SA School Curriculum 101 – What You Need To Know
For first-time parents, sending your child off to school is a big and scary step. Your baby will be off into the big world to learn and interact with other kids thus opening up a whole new world of homework, school fees, lunch, play-dates and new extra-curricular activities to adapt to and plan for.
Its not just parents though that experience this new-ness. Just between 2006 and 2016 alone, South African public schools have had several curriculum changes that may have left new parents confused.
Here are a few things parents of kids entering school for the first time need to know about the South African curriculum in 2016.
What is CAPS?
If you have an older child, you are likely to have heard them or their teachers use the term “CAPS.” C.A.P.S, which stands for “curriculum assessment policy statements,” was put into place by the department of education to support the National Curriculum Statement. Both these statements outline what is expected of the teaching and learning process around the country.
What Are Children Being Taught?
School kids in the foundation phase of their education (grades R – 3) are taught in three main categories: literacy, numeracy and life skills. They are learning to read and write, count and how to interact with the world around them. While language and number skills are important, social, creative, physical and emotional development is just as crucial to ensure that children develop into well-balance individuals with emotional intelligence.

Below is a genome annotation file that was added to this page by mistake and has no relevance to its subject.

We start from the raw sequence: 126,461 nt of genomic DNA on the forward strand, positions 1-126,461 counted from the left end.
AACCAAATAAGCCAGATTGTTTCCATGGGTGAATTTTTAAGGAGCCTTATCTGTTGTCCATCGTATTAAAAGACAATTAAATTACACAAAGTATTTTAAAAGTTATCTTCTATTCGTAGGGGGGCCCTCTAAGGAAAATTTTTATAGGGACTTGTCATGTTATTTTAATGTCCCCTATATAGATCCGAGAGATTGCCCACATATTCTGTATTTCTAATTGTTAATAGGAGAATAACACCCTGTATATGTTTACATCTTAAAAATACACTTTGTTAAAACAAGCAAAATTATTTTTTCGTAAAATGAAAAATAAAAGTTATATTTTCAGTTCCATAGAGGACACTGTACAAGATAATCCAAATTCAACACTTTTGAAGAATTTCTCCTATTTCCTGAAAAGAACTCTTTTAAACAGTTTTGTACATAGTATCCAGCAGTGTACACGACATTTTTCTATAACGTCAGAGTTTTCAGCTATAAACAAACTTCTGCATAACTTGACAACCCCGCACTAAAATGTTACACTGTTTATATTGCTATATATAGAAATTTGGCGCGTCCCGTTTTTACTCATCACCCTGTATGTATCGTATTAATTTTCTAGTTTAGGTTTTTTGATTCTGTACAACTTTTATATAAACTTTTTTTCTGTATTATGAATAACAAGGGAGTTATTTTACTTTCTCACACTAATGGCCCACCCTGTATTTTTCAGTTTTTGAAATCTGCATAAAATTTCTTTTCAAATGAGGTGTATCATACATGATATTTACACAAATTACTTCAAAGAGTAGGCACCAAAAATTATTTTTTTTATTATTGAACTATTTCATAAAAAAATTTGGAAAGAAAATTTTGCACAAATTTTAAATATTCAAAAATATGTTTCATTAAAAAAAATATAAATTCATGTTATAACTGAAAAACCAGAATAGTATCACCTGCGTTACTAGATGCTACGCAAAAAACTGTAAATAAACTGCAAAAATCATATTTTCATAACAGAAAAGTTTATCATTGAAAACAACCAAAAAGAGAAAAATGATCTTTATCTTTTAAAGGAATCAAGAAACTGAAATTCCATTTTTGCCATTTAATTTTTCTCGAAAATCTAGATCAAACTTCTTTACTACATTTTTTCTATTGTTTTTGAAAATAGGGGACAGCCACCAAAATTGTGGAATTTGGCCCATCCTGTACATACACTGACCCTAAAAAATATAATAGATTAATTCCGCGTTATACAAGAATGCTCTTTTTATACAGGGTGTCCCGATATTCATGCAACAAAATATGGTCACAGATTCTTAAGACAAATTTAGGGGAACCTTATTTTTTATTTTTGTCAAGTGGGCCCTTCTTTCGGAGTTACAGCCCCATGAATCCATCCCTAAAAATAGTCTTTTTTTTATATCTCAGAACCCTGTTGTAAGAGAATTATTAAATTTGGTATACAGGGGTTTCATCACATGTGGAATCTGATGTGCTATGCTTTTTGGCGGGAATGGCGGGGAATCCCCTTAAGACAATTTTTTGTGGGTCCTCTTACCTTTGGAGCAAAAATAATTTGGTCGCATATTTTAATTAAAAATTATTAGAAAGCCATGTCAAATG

How Are Children Being Assessed and Assisted?
The department of basic education has implemented an Annual National Assessment (ANA), which assesses languages and mathematics at different levels. Children in grades one to three are assessed in numeracy and literacy. The standardised test results are not used to judge whether learners should progress to the next grade, they are in fact used to see if the learners need help and how the teachers can assist.
All this has been put in place to support your child and have them reach their full potential.
It is natural to be anxious along with your first-time scholar, but with this snippet of information, parents can now go in knowing what to expect from their learning institution of choice. Daunting as it may be, in time it will start to feel familiar and homework time may even be fun.
Always remember that support and encouragement from you will set the tone of your child’s relationship with school and learning.
In April 2016, for the first time ever, the Gauteng department of education implemented an online registration system. That’s right, Gauteng parents are now being spared the soul-crushing overnight queues and are now able to apply online to schools for their children who will be in grades one and eight in the 2017 academic year.
What’s your favourite thing about homework time?